Councillor, Capital Ward
There are a lot of changes at City Hall this fall. Kanata North Councillor Jenna Sudds was elected MP for the riding of Kanata-Carleton in the recent federal election and stepped down as councillor. This means there will either be a byelection or someone will be appointed to replace her for the remainder of the term. As of writing this, no decision has been made, and I’m still weighing which option I will support with a year remaining in this term of council. There are valid reasons for both options, and I want to make the decision that will best support the needs and desires of the people of Kanata North.
Two general managers are retiring. General managers are the second highest tier of the bureaucracy, serving under the city manager.
Anthony Di Monte, currently the general manager of Emergency Services, is retiring October 29. He has been with the city for two decades and has helped us through a number of emergencies, including the pandemic. We wish him good health and happiness in his retirement.
The general manager of Transportation Services, John Manconi, retired at the beginning of October. His role will be split in two, with one person handling transportation matters and the other specifically transit. In September, the city announced that Renée Amilcar will be the new general manager of Transit Services. She comes from Montreal, where she served as the executive director of bus services for Société de Transports Montréal, Montreal’s version of OC Transpo.
Last month, an LRT train derailed through Tremblay Station and into Capital Ward. This was after another train had derailed just six weeks prior because of a broken axle, and nine other trains were removed for inspections. The train that derailed in Capital Ward was one of the nine that had just been inspected. This continues a long history of problems with our new rail system, procured as a public-private-partnership – from door problems to wheels to systems that had trouble working during winter cold, summer heat and dirt and debris.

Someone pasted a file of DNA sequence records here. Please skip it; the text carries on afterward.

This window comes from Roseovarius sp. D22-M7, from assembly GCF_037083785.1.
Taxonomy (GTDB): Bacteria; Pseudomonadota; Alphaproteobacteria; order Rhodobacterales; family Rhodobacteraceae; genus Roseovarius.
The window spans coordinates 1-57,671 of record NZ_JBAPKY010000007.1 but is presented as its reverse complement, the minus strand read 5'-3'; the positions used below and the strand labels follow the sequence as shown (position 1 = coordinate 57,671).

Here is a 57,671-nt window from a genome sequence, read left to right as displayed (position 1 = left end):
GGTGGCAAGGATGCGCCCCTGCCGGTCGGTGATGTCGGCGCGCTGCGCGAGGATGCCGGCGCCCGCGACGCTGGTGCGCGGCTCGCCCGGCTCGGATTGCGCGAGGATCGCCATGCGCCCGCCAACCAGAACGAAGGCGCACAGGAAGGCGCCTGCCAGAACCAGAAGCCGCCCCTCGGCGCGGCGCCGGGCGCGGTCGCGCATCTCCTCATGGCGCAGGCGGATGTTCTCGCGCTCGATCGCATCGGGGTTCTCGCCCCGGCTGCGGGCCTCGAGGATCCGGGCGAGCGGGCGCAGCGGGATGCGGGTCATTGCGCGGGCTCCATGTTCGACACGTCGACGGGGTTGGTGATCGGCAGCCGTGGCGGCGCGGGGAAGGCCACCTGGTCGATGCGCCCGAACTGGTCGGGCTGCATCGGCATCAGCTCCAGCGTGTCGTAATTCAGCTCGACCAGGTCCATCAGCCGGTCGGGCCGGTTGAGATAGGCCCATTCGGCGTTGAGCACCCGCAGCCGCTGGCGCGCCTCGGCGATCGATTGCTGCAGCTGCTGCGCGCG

It’s been a significant problem for transit riders and the public, especially given that LRT Stage 1 and Stage 2 represent the top debts in the city.
After initial guesses at the problem by city officials, the Transportation Safety Board took over the investigation and found that the train actually travelled quite a distance – including through a station – while partially derailed. We’re incredibly lucky no one was hurt.
Investigations and revelations continue. We now know that, as a cost-saving measure, heat sensors were not implemented on our train cars. This led to wheels overheating and partially melting, without a warning to the driver about the degree of the problem.
The city now plans to bring in an independent expert to conduct a safety review, after the original company chosen was removed because it had participated in the LRT Stage 1 project.
In my view, quality has taken a backseat to penny-pinching in a 30-year deal that pays the private-sector operator four to five million dollars a month. Favoured vendors have been awarded contracts even though they didn’t meet the minimum technical standards. Consecutive-day testing mandates were altered, which meant the train did not have to run all days consecutively.
As of the end of September, the LRT was offline for a number of weeks (or months); because of this, we have to run replacement buses, which means reducing service from other routes to free up buses and drivers for the Replacement R1 service. I voted against Stage 2 because of a lack of transparency and initial delays to Stage 1. At this point, we need to seriously look at a public inquiry, which has been proposed by Councillor Catherine McKenney. We need to take the time to fix the system to make it safe and determine what it might mean to exit the contract completely with SNC-Lavalin.
New road redesign for Pretoria
We’ve been working with city staff to ensure more work is done on streets in the ward. Crews are out filling potholes, patching cracks in some sidewalks and replacing others where necessary.
Pretoria Avenue will soon be redesigned. The sewer system needs to be replaced, so this is our opportunity to make an improved street that will calm traffic and be safer for everyone. With better sidewalks, protected intersections and some speed humps, we should see reduced speeds and a more comfortable street for all. You can view the proposed designs on our website, ShawnMenard.ca. Staff are still collecting feedback, so let us know what you think.
Thanks for reading this,